We wanted Dilli to be visually unique – Sushmit Ghosh
“In this city, a dream is born every day. Simple dreams. Patient dreams”. This is exactly what documentary filmmakers Sushmit Ghosh and Rintu Thomas have captured about Delhi and given a new perspective through their camera. Called Dilli, the film made to official selection in 60 international film festivals and won 18 awards including ‘Best Film’ and ‘Best Cinematography’. On a candid chat with Pandolin, the talented documentary maker Sushmit Ghosh revealed the thought process behind re-documenting a story on this city.
What inspired you to document the condition of dislodged slum dwellers and underprivileged faces during common wealth games preparation?
During the Common Wealth games (CWG), we saw Delhi being sanitized and a visible social divide was constructed by the State. The citizenry began lapping up this idea – the city belongs to us and not them. We were curious to know who defined the ‘us’ and the ‘them’. We wanted to explore the idea of public and private space and to whom does a city really belong. All of these questions led to the birth of Dilli. The film explores the notion of ‘home’ through the narratives of people who are typically the outsiders when it comes to the idea of claiming this city as their own – street hawkers, beggars, migrant workers and the likes. That was how the idea for this film evolved.
You shot the film by yourself. What was the principal idea that you employed to achieve this particular look or feel for the film?
We didn’t want it to be a classic observational documentary with the camera hovering at a distance while someone went about their daily chores. Neither did we want to shoot interviews to the camera with subtitles ticking at the bottom, which is a very conventional approach. The film actually is a series of candid conversations with people shot against the visual backdrop of the city. So Delhi itself becomes a character in the film. The idea was to create a visual style that would not only supplement what is being said but also get an audience thinking what is being shown.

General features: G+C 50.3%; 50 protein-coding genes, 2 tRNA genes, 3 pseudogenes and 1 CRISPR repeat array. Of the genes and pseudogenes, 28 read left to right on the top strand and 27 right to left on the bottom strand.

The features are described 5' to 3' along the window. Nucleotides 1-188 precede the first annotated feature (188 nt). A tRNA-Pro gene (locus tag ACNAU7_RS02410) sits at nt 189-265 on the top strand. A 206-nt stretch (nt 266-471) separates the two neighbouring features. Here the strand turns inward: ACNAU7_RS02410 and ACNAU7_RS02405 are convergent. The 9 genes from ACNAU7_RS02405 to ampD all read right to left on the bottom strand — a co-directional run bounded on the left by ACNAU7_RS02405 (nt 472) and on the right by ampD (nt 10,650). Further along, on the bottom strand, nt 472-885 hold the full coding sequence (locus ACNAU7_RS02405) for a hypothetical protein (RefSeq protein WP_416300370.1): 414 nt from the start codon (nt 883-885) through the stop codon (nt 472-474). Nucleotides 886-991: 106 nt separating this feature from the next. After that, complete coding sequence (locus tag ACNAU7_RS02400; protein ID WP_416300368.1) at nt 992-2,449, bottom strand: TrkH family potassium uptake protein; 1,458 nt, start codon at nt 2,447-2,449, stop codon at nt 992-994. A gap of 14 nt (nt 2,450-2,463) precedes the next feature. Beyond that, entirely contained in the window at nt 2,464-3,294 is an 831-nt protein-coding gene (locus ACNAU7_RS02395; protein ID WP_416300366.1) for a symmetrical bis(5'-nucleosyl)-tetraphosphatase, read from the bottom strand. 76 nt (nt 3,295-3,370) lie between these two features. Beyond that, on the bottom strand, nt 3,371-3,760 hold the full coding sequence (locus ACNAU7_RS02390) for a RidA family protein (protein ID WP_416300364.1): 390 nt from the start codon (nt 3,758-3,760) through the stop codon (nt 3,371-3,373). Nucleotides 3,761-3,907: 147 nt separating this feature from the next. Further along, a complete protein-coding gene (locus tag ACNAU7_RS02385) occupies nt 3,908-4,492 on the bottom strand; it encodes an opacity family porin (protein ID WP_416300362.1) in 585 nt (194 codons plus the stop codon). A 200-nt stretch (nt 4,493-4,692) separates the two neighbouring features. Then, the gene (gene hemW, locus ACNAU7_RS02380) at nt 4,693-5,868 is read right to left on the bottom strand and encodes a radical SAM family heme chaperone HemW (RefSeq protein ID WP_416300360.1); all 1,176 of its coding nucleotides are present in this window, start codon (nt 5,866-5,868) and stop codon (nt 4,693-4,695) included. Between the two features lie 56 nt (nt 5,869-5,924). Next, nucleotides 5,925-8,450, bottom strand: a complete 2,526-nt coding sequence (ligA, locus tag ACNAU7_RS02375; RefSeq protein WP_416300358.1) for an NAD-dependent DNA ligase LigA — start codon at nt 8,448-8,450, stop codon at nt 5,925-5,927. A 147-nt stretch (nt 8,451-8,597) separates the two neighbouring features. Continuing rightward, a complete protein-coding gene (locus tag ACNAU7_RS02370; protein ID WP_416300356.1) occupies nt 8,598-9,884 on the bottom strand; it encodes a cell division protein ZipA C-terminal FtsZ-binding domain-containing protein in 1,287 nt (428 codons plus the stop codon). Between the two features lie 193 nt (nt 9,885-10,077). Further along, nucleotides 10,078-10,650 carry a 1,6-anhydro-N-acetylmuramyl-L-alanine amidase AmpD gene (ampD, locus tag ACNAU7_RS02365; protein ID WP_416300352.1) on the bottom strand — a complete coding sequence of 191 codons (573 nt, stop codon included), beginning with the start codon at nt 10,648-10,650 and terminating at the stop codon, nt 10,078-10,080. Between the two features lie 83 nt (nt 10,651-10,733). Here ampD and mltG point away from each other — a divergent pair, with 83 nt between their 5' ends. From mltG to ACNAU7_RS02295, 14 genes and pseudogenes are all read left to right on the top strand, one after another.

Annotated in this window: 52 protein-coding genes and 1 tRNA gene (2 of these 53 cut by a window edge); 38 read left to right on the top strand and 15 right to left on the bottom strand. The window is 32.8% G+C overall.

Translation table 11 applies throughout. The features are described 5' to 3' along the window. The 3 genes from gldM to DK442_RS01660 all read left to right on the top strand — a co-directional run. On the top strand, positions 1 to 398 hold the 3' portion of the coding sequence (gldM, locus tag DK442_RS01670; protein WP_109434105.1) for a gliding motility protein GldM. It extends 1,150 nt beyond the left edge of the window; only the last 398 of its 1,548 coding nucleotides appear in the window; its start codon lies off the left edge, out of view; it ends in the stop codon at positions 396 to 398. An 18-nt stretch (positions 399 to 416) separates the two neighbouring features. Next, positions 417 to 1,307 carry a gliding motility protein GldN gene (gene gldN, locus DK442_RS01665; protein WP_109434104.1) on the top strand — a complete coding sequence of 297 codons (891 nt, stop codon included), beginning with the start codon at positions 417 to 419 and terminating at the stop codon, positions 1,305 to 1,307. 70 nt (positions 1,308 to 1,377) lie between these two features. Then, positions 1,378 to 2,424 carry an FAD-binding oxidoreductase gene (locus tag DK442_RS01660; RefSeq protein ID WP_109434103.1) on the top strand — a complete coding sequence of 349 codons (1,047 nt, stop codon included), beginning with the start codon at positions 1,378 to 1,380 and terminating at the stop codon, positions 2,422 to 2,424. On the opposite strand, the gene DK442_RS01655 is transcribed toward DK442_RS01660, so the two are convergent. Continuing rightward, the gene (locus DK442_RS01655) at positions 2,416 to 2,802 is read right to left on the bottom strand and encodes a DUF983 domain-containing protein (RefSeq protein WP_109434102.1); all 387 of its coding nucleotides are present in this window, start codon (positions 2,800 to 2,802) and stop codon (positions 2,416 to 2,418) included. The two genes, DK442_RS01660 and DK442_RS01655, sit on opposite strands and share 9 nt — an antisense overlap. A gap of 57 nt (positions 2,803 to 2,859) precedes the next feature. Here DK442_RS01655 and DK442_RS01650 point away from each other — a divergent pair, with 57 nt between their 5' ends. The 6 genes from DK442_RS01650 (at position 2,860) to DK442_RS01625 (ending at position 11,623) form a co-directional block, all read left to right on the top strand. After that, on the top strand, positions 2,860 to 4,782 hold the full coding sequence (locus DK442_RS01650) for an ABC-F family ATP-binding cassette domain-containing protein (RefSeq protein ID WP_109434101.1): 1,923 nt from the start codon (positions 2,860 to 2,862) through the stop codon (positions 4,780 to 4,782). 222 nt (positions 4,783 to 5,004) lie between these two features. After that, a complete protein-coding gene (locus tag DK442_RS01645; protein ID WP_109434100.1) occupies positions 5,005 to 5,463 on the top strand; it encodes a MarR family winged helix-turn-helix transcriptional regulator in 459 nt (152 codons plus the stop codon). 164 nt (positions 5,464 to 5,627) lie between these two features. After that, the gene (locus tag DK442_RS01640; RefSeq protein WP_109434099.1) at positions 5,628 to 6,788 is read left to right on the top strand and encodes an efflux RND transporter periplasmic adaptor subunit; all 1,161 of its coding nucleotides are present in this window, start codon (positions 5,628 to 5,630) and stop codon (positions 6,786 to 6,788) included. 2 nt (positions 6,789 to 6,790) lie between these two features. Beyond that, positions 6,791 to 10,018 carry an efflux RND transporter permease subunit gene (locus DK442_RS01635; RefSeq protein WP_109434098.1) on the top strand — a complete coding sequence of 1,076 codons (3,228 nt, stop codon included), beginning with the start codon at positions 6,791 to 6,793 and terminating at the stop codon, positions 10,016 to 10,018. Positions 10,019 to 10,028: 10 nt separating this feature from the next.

Also, we wanted it to be a short film because audiences in India run away when they hear the word documentary. Hence, to implement the idea of engaging the audience, it had to be visually distinct and unique – so we broke the film down into multiple little stories. Dilli consists of five short stories, each located in a distinct space of the city. One story is set in Gurgaon, Haryana, which is the next metropolis under development and that’s how the situation became our background. The other one is based around the Yamuna River that is the lifeline of the city. The third story is set in Old Delhi, which is the oldest part of the city while the fourth one around the Jawaharlal Nehru Stadium, that became the centerpiece of the CWG and so on. Each of these stories was held together by characters who are intrinsic to these spaces – from migrant workers to street children, from a boatman to a garbage collector. Dilli was consciously constructed to become their story.
Was there any pre-scripting involved before you went out to shoot? What camera did you shoot with? What was your approach like?
Our vision was clear. We identified the specific parts of the city whose stories we wanted to tell and then we identified the characters through our research followed by spending a lot of time with them and that’s what let us to visually sort of figure out how the stories would look like. For instance, the segment shot in Old Delhi is the story of two children living on the streets. It’s about five minutes long and has been shot hand-held, with a pacey edit to give it a really gritty look. It works well with the narrative of the boys. On the other hand, the Yamuna segment was shot on a tripod, with one shot slowly flowing into the other and the duration of each shot is also fairly long. It lent to the mood of nostalgia and loss that complemented the boatman’s tale. So as far as the technique was concerned, we knew exactly how we wanted to attempt each story.